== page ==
- 2015 INDIES Winner
- Gold, Health (Adult Nonfiction)
Yo-yo dieters and newbies alike should pick up Johansen’s witty book before wasting any time, money, or heartache on ineffective fad diets.
A dietitian contrasts fad diets with sensible health guidelines in this encouraging primer. “Too little or too much of something isn’t a good thing. Our bodies like balance,” dietitian Lisa Tillinger Johansen argues in Stop the Diet, I Want to Get Off! Fad diets, though, are all about extremes, and while they promise quick results, they are difficult to maintain. Surveying fad diets old and new in a conversational style, Johansen gives the merits and dangers of each and suggests realistic principles for healthy eating and exercise.
Fad diets, Johansen jokes, date back to William the Conqueror’s alcohol-only regimen. Nowadays they range from high protein (Atkins, Paleo) to low calorie (meal replacement and/or fasting) and are often encouraged by celebrities. That’s not to mention the ludicrous ones: drinking vinegar, eating mostly grapefruit or cabbage soup, or swallowing a tapeworm. Laughable as these are, some cause real damage. Excessive protein strains the kidneys and colon, for instance. Meanwhile, 30 percent of adults stay away from gluten even though they are not allergic. With wit and science, Johansen provides a way through all the diet hype.
The author boldly counters a number of common myths about dieting. For example, the blood type diet is not supported by data, and cutting out gluten does not equate to weight loss, despite the “wheat belly” theory. Unwanted weight is a simple matter of too many calories and not enough exercise. In fact, she refers to exercise as a “miracle drug” with wonderful side effects. Diets she does advocate are not restrictive fads but reflections of a wholesome, balanced lifestyle, such as the Mediterranean diet, the DASH diet, and vegetarianism.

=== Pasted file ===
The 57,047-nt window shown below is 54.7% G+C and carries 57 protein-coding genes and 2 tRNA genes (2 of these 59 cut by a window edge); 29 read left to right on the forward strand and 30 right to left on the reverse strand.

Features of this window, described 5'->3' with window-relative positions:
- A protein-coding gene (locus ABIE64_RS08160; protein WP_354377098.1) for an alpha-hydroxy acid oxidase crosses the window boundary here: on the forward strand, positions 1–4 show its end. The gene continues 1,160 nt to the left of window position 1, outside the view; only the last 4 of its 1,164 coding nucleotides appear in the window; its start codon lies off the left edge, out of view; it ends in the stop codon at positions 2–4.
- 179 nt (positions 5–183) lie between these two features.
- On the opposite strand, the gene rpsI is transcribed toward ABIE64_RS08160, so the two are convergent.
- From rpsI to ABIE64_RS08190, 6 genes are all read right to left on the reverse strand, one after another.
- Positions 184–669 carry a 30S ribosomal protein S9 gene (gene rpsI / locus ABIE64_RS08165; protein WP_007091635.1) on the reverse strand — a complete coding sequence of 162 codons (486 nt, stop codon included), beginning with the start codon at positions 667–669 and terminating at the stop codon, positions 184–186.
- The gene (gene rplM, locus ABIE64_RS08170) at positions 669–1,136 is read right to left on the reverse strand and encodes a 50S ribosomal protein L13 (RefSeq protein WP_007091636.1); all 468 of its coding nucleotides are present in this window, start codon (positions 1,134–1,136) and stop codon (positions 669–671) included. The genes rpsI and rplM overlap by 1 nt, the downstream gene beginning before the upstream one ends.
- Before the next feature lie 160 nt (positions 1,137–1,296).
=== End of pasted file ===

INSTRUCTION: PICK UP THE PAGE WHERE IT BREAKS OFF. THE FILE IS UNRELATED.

Apart from any structured diet, however, this book offers straightforward guidance about nutritious everyday eating, such as how to divide up the food types on a plate, how to gauge portion sizes, and how to interpret nutrition facts on packaging. Helpful charts and images provide comparisons of diet types, estimations of calorie-burning activities, and visual aids for judging portions. Bullet-pointed lists and anecdotes or important quotes set out in bold font serve to organize the text into easy-to-read blocks to prevent information overload.
Johansen bases her advice on solid facts, but she cannily avoids the dry, scientific tone some experts might use. Instead, she uses chatty, informal language and personal stories to enliven her writing, like in the first chapter, where she imagines the prospective dieter’s perspective with this funny, slang-filled monologue: “Holy cow, I’m fat! … Surely that’s not me. Maybe if I put my glasses on…No, I’m still the same tub of lard. Bummer.”
Yo-yo dieters and newbies alike should pick up Johansen’s book before wasting any time, money, or heartache on ineffective fad diets.
Disclosure: This article is not an endorsement, but a review. The publisher of this book provided free copies of the book and paid a small fee to have their book reviewed by a professional reviewer. Foreword Reviews and Clarion Reviews make no guarantee that the publisher will receive a positive review. Foreword Magazine, Inc. is disclosing this in accordance with the Federal Trade Commission’s 16 CFR, Part 255.